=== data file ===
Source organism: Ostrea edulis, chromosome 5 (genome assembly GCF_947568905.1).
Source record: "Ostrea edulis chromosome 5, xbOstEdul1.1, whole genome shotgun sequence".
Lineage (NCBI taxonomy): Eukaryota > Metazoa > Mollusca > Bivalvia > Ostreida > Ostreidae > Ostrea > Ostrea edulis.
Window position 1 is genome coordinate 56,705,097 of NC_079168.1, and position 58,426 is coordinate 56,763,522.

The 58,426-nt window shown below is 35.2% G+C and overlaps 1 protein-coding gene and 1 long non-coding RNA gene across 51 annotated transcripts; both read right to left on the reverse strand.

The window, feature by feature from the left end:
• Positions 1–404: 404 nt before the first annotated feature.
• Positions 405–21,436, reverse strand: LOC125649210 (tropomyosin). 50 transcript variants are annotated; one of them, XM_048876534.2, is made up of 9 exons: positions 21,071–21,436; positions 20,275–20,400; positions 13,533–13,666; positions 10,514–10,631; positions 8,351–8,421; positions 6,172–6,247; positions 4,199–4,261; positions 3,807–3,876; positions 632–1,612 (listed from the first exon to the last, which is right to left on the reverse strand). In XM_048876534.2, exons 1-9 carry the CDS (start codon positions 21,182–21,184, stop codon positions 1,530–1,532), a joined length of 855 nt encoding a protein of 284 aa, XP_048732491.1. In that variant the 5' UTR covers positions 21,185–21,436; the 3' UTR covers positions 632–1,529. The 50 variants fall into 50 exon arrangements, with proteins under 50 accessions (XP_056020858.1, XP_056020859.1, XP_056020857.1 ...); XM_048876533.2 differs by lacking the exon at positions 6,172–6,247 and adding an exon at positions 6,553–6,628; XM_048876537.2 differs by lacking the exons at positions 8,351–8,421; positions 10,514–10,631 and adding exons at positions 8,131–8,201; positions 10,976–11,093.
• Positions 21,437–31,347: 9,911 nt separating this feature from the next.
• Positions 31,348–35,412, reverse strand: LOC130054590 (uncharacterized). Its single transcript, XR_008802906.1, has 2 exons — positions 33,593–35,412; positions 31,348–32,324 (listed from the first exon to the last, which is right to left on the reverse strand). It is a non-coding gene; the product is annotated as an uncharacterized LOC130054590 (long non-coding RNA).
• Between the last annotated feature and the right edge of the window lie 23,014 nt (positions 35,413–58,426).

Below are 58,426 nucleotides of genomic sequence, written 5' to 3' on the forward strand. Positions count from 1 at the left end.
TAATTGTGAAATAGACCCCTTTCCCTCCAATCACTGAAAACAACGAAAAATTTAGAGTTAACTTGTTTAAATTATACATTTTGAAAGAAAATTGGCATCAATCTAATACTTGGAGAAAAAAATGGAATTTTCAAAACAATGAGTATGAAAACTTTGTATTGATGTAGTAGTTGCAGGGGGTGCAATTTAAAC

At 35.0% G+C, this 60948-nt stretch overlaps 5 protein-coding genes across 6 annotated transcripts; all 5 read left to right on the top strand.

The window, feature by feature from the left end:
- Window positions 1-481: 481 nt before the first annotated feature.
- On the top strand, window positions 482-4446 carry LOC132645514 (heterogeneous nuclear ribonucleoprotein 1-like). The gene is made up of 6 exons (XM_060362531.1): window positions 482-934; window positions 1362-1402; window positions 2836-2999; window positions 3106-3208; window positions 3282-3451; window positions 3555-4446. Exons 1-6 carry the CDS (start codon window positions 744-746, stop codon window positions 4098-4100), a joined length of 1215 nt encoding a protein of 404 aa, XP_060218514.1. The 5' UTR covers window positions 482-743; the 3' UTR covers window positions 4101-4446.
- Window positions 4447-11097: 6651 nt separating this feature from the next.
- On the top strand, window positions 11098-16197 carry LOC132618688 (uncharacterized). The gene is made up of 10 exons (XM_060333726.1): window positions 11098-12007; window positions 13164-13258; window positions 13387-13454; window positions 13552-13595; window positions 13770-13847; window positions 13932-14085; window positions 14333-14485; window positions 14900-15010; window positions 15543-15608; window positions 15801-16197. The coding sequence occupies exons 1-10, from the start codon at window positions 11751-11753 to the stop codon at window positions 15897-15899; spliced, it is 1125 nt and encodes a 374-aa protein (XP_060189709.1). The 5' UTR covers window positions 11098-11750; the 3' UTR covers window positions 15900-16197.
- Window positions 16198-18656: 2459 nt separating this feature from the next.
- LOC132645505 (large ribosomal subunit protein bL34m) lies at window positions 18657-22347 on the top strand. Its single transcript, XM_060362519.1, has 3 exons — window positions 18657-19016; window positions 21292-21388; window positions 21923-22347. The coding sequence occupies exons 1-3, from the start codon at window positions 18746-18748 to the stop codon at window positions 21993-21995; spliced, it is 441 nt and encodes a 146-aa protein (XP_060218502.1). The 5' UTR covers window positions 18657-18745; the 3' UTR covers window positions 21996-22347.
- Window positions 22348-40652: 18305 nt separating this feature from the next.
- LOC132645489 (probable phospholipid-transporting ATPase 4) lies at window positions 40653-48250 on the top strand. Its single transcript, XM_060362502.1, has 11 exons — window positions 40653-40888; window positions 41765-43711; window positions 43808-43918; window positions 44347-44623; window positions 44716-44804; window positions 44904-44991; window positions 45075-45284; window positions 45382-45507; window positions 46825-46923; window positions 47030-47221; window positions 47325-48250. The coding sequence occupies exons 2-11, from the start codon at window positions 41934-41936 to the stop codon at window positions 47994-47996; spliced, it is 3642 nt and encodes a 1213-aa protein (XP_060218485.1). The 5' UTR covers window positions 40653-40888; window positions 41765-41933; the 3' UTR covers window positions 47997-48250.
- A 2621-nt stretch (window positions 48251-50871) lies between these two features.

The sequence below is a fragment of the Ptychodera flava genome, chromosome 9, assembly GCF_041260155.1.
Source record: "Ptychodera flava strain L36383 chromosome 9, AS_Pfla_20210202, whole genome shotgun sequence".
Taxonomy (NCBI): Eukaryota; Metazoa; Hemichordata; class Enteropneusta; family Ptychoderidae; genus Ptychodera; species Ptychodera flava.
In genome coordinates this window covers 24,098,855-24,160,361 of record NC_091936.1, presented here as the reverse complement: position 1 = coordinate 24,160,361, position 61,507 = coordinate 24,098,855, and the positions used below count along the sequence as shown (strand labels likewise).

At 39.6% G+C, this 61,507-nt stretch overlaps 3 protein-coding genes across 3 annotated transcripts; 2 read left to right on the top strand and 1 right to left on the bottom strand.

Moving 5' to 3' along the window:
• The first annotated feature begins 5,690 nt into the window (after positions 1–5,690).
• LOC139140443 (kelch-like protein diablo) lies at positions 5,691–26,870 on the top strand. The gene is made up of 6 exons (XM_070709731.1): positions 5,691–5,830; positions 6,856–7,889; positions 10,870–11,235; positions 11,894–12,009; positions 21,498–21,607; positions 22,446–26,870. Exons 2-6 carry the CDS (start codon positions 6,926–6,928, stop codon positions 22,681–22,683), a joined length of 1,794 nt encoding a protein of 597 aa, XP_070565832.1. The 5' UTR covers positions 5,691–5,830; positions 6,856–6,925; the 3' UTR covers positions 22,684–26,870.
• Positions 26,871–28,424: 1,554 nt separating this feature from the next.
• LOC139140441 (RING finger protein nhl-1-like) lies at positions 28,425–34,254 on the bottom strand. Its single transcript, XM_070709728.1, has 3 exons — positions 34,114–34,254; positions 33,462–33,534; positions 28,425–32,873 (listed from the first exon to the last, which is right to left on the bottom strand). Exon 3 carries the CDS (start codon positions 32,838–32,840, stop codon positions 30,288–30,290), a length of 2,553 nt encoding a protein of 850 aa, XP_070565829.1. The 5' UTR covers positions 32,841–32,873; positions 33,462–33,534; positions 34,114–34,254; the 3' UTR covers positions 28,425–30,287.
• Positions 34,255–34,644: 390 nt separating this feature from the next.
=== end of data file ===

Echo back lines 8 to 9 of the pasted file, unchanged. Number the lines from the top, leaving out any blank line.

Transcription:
• Positions 405–21,436, reverse strand: LOC125649210 (tropomyosin). 50 transcript variants are annotated; one of them, XM_048876534.2, is made up of 9 exons: positions 21,071–21,436; positions 20,275–20,400; positions 13,533–13,666; positions 10,514–10,631; positions 8,351–8,421; positions 6,172–6,247; positions 4,199–4,261; positions 3,807–3,876; positions 632–1,612 (listed from the first exon to the last, which is right to left on the reverse strand). In XM_048876534.2, exons 1-9 carry the CDS (start codon positions 21,182–21,184, stop codon positions 1,530–1,532), a joined length of 855 nt encoding a protein of 284 aa, XP_048732491.1. In that variant the 5' UTR covers positions 21,185–21,436; the 3' UTR covers positions 632–1,529. The 50 variants fall into 50 exon arrangements, with proteins under 50 accessions (XP_056020858.1, XP_056020859.1, XP_056020857.1 ...); XM_048876533.2 differs by lacking the exon at positions 6,172–6,247 and adding an exon at positions 6,553–6,628; XM_048876537.2 differs by lacking the exons at positions 8,351–8,421; positions 10,514–10,631 and adding exons at positions 8,131–8,201; positions 10,976–11,093.
• Positions 21,437–31,347: 9,911 nt separating this feature from the next.